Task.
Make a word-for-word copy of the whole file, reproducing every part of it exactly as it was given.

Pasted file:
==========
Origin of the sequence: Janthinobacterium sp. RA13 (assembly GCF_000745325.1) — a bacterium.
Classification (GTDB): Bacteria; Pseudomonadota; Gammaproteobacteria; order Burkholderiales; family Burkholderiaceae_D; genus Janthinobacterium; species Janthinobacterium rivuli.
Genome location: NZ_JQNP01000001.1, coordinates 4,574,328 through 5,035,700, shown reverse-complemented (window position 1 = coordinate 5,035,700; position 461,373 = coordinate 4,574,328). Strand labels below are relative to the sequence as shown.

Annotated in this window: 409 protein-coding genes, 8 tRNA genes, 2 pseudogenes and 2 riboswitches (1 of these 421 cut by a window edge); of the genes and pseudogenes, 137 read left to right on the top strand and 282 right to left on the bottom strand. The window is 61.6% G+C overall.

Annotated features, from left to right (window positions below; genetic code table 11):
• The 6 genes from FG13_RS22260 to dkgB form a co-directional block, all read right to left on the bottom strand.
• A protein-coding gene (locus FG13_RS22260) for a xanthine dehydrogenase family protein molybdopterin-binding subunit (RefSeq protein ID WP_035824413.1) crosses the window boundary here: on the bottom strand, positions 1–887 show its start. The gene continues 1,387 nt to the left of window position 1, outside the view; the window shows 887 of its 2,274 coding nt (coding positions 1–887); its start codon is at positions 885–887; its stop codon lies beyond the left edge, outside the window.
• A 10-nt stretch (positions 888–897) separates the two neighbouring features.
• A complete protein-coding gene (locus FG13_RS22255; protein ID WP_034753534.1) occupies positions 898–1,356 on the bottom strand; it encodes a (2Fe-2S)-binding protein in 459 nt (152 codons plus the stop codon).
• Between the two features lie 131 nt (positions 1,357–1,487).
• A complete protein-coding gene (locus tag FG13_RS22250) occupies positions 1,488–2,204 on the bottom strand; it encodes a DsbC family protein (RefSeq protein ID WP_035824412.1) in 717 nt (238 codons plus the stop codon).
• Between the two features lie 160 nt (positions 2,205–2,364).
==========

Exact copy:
Origin of the sequence: Janthinobacterium sp. RA13 (assembly GCF_000745325.1) — a bacterium.
Classification (GTDB): Bacteria; Pseudomonadota; Gammaproteobacteria; order Burkholderiales; family Burkholderiaceae_D; genus Janthinobacterium; species Janthinobacterium rivuli.
Genome location: NZ_JQNP01000001.1, coordinates 4,574,328 through 5,035,700, shown reverse-complemented (window position 1 = coordinate 5,035,700; position 461,373 = coordinate 4,574,328). Strand labels below are relative to the sequence as shown.

Annotated in this window: 409 protein-coding genes, 8 tRNA genes, 2 pseudogenes and 2 riboswitches (1 of these 421 cut by a window edge); of the genes and pseudogenes, 137 read left to right on the top strand and 282 right to left on the bottom strand. The window is 61.6% G+C overall.

Annotated features, from left to right (window positions below; genetic code table 11):
• The 6 genes from FG13_RS22260 to dkgB form a co-directional block, all read right to left on the bottom strand.
• A protein-coding gene (locus FG13_RS22260) for a xanthine dehydrogenase family protein molybdopterin-binding subunit (RefSeq protein ID WP_035824413.1) crosses the window boundary here: on the bottom strand, positions 1–887 show its start. The gene continues 1,387 nt to the left of window position 1, outside the view; the window shows 887 of its 2,274 coding nt (coding positions 1–887); its start codon is at positions 885–887; its stop codon lies beyond the left edge, outside the window.
• A 10-nt stretch (positions 888–897) separates the two neighbouring features.
• A complete protein-coding gene (locus FG13_RS22255; protein ID WP_034753534.1) occupies positions 898–1,356 on the bottom strand; it encodes a (2Fe-2S)-binding protein in 459 nt (152 codons plus the stop codon).
• Between the two features lie 131 nt (positions 1,357–1,487).
• A complete protein-coding gene (locus tag FG13_RS22250) occupies positions 1,488–2,204 on the bottom strand; it encodes a DsbC family protein (RefSeq protein ID WP_035824412.1) in 717 nt (238 codons plus the stop codon).
• Between the two features lie 160 nt (positions 2,205–2,364).